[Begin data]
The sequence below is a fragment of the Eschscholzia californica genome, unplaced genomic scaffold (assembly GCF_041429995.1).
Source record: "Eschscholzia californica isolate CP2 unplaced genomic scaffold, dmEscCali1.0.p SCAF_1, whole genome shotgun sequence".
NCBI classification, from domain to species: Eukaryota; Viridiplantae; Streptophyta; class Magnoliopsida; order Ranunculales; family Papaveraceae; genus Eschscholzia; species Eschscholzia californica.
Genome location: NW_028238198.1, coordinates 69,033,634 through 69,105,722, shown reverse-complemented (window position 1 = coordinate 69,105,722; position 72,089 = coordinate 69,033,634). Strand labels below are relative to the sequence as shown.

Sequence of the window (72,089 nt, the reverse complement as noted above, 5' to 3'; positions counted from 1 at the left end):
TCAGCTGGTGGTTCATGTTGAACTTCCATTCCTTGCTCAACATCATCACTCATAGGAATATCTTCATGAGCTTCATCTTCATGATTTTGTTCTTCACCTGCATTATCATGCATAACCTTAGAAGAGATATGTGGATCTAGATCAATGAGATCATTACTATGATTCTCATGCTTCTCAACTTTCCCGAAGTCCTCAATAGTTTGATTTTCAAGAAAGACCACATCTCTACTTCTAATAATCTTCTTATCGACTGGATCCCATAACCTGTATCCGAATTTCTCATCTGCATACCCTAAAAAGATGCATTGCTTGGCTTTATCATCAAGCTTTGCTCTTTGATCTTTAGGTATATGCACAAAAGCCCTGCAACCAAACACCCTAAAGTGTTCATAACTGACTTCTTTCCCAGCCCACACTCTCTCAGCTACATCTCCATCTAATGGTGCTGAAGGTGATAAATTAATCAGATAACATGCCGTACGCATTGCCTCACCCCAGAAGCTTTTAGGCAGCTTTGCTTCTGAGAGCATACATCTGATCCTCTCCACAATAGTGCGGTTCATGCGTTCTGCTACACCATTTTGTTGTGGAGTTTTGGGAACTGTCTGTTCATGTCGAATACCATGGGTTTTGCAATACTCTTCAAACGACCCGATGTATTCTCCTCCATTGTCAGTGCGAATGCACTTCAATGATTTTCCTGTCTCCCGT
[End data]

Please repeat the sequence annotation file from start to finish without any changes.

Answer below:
The sequence below is a fragment of the Eschscholzia californica genome, unplaced genomic scaffold (assembly GCF_041429995.1).
Source record: "Eschscholzia californica isolate CP2 unplaced genomic scaffold, dmEscCali1.0.p SCAF_1, whole genome shotgun sequence".
NCBI classification, from domain to species: Eukaryota; Viridiplantae; Streptophyta; class Magnoliopsida; order Ranunculales; family Papaveraceae; genus Eschscholzia; species Eschscholzia californica.
Genome location: NW_028238198.1, coordinates 69,033,634 through 69,105,722, shown reverse-complemented (window position 1 = coordinate 69,105,722; position 72,089 = coordinate 69,033,634). Strand labels below are relative to the sequence as shown.

Sequence of the window (72,089 nt, the reverse complement as noted above, 5' to 3'; positions counted from 1 at the left end):
TCAGCTGGTGGTTCATGTTGAACTTCCATTCCTTGCTCAACATCATCACTCATAGGAATATCTTCATGAGCTTCATCTTCATGATTTTGTTCTTCACCTGCATTATCATGCATAACCTTAGAAGAGATATGTGGATCTAGATCAATGAGATCATTACTATGATTCTCATGCTTCTCAACTTTCCCGAAGTCCTCAATAGTTTGATTTTCAAGAAAGACCACATCTCTACTTCTAATAATCTTCTTATCGACTGGATCCCATAACCTGTATCCGAATTTCTCATCTGCATACCCTAAAAAGATGCATTGCTTGGCTTTATCATCAAGCTTTGCTCTTTGATCTTTAGGTATATGCACAAAAGCCCTGCAACCAAACACCCTAAAGTGTTCATAACTGACTTCTTTCCCAGCCCACACTCTCTCAGCTACATCTCCATCTAATGGTGCTGAAGGTGATAAATTAATCAGATAACATGCCGTACGCATTGCCTCACCCCAGAAGCTTTTAGGCAGCTTTGCTTCTGAGAGCATACATCTGATCCTCTCCACAATAGTGCGGTTCATGCGTTCTGCTACACCATTTTGTTGTGGAGTTTTGGGAACTGTCTGTTCATGTCGAATACCATGGGTTTTGCAATACTCTTCAAACGACCCGATGTATTCTCCTCCATTGTCAGTGCGAATGCACTTCAATGATTTTCCTGTCTCCCGT